{Travel} Chapter 4 Seoul: Food for the soul

And so we arrived in Sokcho, a quiet town overlooking the majestic Seoraksan, northeast of South Korea. The place is renowned not only for the beautiful mountains but also for the many hot springs. After a few days in the bustling Seoul, Sokcho seemed somewhat quiet and unassuming.

We headed to our favourite E-mart and lo and behold we spotted GIANT boxes of cereal, sending my heart aflutter.

I digress.

We woke up the next morning to a beautiful sunrise and downed motion-sickness shots in anticipation of our adventure for the day. We’re going on a fishing boat ride.

We arrived at the harbour a tad too early so we went exploring. The place was scattered with people sorting out catch and mending nets. If anyone is familiar with Korean dramas, a scene of the very old school ‘Autumn in My Heart’ was shot aboard the mini ferry whereby the operator relies on manual strength to drag the floating vessel to the other side of the bank. Tough job indeed.

Not long afterwards, we hopped onto the bright red boat and made our way towards the sea. Looking back towards the shoreline, I could see smatterings of buildings through the slight mist. A breathtaking sight, especially where land meets sea. After 20 minutes out into the sea, the captain of the boat and a friend of his got into diving suits, slapped on equipment and backflipped into the water.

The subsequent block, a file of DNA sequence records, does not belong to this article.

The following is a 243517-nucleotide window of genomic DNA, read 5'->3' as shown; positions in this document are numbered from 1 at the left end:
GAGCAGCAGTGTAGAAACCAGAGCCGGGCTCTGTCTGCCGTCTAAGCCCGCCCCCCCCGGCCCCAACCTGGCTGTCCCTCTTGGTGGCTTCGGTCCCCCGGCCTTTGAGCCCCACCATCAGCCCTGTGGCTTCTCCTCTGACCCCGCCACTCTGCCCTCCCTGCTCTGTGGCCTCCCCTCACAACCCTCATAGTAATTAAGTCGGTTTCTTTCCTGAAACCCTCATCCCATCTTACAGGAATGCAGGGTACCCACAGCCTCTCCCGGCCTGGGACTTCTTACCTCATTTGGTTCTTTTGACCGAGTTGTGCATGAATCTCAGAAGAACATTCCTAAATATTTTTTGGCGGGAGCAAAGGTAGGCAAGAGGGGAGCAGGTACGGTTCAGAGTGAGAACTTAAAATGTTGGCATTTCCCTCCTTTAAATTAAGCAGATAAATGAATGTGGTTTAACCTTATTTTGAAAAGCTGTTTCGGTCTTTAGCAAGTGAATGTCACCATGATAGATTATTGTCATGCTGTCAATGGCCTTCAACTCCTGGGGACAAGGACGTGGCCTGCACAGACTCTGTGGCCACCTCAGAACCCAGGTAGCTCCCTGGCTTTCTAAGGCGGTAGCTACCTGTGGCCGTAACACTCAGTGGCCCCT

While waiting for the men to return, we had Gopchang to fill up our time and our bellies. Gopchang are pork intestines cooked with potato slices and sweet onion, served with coarse sea salt for dipping. Oh the collagen!

About 30 minutes after the dive, the first of the divers returned with their goodies. We were immensely fascinated with the squiggly and slimy octopus, perpetually attempting to escape.

Other catch included conch shells, fish and some type of spongy unidentified sea creatures. The fish was immediately scaled, washed and sliced to make sashimi.

Of course, the fish was wonderfully fresh. Now I know how it feels to have a taste of something that was just alive a minute ago. Glorious and sweet. We had the sashimi, Korean style, with a garlicky chili paste. Another gem we managed to have was fresh conch. It tasted of the salty sea and slightly sweet with a chewy, crunchy texture. The captain claimed that it’s good for the skin. For the Koreans, it seems that everything is good for one thing or another. If it’s true, I really wouldn’t mind popping a few more too as it is really easy to stomach. We rounded up the meal with a giant pot of Shin Ramyun. Steaming, bubbling and spicy, it was perfect for filling up our happy bellies and warding off the cold. For a long time, we were happily slurping up bouncy noodles.

We spent three hours out at sea and had the experience of a lifetime. Diving men, rocky boat, wonderful food and great company. It was a very good day indeed. We ended the trip with hot coffee but that wasn’t the end of the day. Yet.